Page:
MATERIALS AND METHODS
Coral collection and maintenance
Fragments of Orbicella (previously Montastraea) faveolata, Porites astreoides and Siderastrea radians were collected from Little Grecian reef and Florida Bay in Key Largo, FL, USA, in August of 2013 as permitted by the Florida Keys National Marine Sanctuary (FKNMS-2011-093, FKNMS-2014-015). Exposed skeleton was covered with modeling clay, and the colonies were maintained in closed circulation tanks filled with reef seawater, allowing at least 2 days of recovery after collection prior to experimentation. The tank was exposed to a natural light regime, with shading added at midday to keep solar irradiance below 600 μmol photons m−2 s−1. Coral surface area was measured using an aluminium foil method (Marsh, 1970). Coral tissue thickness was measured on freshly fragmented corals with an ocular micrometer on a stereomicroscope (Leica WILD M3Z, Wetzlar, Germany). The thickness varied between polyps and the coenosarc and multiple measurements across the colony were averaged to obtain an average tissue thickness (Lc) for each species (Table 1). The tissue of P. astreoides and S. radians is intermingled with the skeleton and the fractional occupancy of tissue (φ, porosity of the skeleton) was estimated from cross-sectional images of the fragmented coral colonies. The images were analyzed with ImageJ using color and brightness characteristics to segment the image between tissue and skeletal fractions. The effective tissue thickness, the thickness of the tissue if it was not intermingled with skeleton, was calculated as φLc. Algal symbiont clades as determined by denaturing gradient gel electrophoresis (DGGE) analysis of the ITS2 sequence were: O. faveolata – B1; P. astreoides – A4a; S. radians – B5 (LaJeunesse et al., 2003).
Coral eCA activity
eCA activity was measured on intact coral fragments using an 18O-removal technique described in Tansik et al. (in press). Briefly, a water-jacketed chamber is interfaced to a membrane inlet mass spectrometer (MIMS; QMS 220M2, Pfeiffer Vacuum, Asslar, Germany) that allows continuous monitoring of CO2 isotopes. The chamber is filled with Ci-free artificial seawater (ASW), buffered with 20 mmol l−1 Tris at pH 8.0, and 13C-18O-labeled Ci is added to the chamber. After monitoring 18O-removal for approximately 15 min to determine the background rate of removal, a coral fragment is added to the chamber and 18O-removal catalyzed by the coral is monitored for a further 10 min. Finally 100 μmol l−1 of the eCA inhibitor dextran-bound AZ is added to the chamber and 18O-removal is monitored for 10 min. The data are fitted to a model of 18O-removal that accounts for background removal rates, iCA activity and eCA activity, with the measurement of interest being eCA activity.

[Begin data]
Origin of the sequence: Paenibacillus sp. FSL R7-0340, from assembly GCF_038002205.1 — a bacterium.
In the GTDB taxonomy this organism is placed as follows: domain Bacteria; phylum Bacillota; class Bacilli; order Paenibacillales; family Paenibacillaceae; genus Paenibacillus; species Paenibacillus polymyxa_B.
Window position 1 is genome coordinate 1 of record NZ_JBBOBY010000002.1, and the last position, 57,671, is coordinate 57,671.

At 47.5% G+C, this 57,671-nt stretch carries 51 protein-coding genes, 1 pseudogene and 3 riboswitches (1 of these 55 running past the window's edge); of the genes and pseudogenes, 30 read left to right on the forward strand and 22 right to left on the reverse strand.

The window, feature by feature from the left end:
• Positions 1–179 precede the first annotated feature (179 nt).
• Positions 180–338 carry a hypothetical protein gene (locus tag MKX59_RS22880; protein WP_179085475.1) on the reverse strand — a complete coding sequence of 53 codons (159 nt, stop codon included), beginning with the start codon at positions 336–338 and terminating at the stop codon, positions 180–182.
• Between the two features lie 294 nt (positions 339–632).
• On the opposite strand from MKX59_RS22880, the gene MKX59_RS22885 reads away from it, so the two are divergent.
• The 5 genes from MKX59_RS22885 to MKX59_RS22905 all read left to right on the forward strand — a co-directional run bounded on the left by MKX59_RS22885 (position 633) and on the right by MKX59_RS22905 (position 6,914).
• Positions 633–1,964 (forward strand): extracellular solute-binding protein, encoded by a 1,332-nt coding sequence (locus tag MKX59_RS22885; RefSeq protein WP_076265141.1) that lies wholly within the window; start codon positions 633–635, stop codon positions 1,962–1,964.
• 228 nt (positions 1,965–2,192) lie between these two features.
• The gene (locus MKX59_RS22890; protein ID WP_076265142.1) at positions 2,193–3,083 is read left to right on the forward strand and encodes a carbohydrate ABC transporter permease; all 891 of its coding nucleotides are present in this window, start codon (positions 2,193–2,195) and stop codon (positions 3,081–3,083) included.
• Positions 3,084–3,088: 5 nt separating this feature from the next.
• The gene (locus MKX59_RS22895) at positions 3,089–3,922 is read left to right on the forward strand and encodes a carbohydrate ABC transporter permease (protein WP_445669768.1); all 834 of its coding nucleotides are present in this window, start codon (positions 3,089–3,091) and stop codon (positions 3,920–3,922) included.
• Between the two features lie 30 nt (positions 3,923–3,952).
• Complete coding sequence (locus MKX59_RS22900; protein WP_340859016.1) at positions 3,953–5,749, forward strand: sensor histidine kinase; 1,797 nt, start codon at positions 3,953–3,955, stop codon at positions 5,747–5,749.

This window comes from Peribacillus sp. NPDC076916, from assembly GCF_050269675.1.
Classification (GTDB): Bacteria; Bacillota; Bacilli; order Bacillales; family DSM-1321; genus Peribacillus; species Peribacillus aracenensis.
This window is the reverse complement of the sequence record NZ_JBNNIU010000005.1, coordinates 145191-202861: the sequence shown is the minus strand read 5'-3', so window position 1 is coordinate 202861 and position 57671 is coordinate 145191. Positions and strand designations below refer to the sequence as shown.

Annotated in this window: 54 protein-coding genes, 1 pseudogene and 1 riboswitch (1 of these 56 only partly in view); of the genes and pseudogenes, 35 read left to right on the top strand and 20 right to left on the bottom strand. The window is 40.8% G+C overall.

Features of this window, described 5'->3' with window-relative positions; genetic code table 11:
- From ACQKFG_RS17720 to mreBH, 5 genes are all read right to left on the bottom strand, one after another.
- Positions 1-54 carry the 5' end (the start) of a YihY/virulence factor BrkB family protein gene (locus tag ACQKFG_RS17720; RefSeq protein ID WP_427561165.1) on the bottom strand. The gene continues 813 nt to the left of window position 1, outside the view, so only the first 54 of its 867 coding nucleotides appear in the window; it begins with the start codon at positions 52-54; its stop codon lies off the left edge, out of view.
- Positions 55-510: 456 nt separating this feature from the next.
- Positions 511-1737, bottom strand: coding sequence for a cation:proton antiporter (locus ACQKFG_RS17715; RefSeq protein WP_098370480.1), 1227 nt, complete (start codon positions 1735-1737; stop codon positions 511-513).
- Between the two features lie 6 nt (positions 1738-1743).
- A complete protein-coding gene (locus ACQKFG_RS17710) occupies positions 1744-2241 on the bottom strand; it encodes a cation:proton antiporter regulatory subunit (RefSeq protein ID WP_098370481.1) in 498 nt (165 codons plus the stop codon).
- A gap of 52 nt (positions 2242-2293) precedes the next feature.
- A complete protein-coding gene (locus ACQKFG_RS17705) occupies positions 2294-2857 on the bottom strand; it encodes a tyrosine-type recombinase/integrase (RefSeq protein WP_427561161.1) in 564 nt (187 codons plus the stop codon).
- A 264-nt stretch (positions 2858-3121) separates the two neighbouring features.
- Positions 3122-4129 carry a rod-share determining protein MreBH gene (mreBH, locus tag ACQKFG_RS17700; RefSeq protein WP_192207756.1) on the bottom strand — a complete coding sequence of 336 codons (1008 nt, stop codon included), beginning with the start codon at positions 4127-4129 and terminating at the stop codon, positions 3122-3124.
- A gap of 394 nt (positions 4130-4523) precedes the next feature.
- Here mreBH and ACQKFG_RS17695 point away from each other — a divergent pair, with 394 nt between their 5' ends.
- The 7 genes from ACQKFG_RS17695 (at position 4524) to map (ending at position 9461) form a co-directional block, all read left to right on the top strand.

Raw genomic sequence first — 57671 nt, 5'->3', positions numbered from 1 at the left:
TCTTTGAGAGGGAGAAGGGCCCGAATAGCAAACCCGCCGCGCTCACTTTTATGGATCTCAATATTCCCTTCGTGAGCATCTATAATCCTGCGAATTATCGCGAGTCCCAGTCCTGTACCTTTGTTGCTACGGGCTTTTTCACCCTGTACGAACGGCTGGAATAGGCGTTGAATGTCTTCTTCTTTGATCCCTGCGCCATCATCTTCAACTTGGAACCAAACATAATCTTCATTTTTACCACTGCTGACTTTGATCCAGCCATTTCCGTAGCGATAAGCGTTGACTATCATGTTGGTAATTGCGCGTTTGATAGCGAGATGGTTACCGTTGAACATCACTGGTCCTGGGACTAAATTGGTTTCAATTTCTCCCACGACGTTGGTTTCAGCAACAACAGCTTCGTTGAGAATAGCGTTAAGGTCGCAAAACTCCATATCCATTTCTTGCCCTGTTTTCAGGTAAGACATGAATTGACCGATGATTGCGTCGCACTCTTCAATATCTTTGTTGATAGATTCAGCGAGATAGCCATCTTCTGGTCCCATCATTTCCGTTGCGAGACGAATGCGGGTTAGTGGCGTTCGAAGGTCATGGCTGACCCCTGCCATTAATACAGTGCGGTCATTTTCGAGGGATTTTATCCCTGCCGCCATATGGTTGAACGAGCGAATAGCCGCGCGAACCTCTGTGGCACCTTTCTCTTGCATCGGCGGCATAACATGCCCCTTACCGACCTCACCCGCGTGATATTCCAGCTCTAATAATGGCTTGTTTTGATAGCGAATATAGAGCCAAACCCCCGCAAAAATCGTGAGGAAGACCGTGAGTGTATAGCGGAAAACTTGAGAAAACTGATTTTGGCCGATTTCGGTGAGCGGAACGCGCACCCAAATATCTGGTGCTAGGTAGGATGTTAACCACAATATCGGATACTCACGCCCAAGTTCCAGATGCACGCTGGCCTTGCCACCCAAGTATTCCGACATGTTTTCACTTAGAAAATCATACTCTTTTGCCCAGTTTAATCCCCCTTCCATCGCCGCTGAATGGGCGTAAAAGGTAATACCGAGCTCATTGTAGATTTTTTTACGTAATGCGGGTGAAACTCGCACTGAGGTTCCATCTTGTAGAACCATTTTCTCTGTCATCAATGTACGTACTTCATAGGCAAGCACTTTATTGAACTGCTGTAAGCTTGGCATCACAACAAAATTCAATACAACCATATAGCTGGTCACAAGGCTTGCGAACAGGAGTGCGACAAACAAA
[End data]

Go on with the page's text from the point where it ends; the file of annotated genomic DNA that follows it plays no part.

iCA activity and mass transfer coefficients of symbiotic algae
To measure the iCA activity and mass transfer coefficients of the symbiotic algae, the algae were first isolated from the coral. Coral tissue was removed from the skeleton with an airbrush (Paasche, Chicago, IL, USA) using ASW with 20 mmol l−1 Tris at pH 8.0 and containing a protease inhibitor cocktail (complete protease inhibitor cocktail mini tablets, 1 tablet per 20 ml). The algae were then separated from the coral homogenate by centrifugation at 2350 g for 5 min. iCA activity and the CO2 and HCO3− mass transfer coefficients were measured on the algae using an 18O-removal method described previously (Tu et al., 1978; Hopkinson et al., 2011). Absolute iCA activity was inferred by fitting a model that treats the interior of the cell as a single homogeneous compartment to the 18O-removal data. The mass transfer coefficients describe controls on the flux of CO2 and HCO3− into the cells, which is primarily controlled by the diffusive boundary layer and cell membrane permeability.
CA activity of the coral tissue homogenate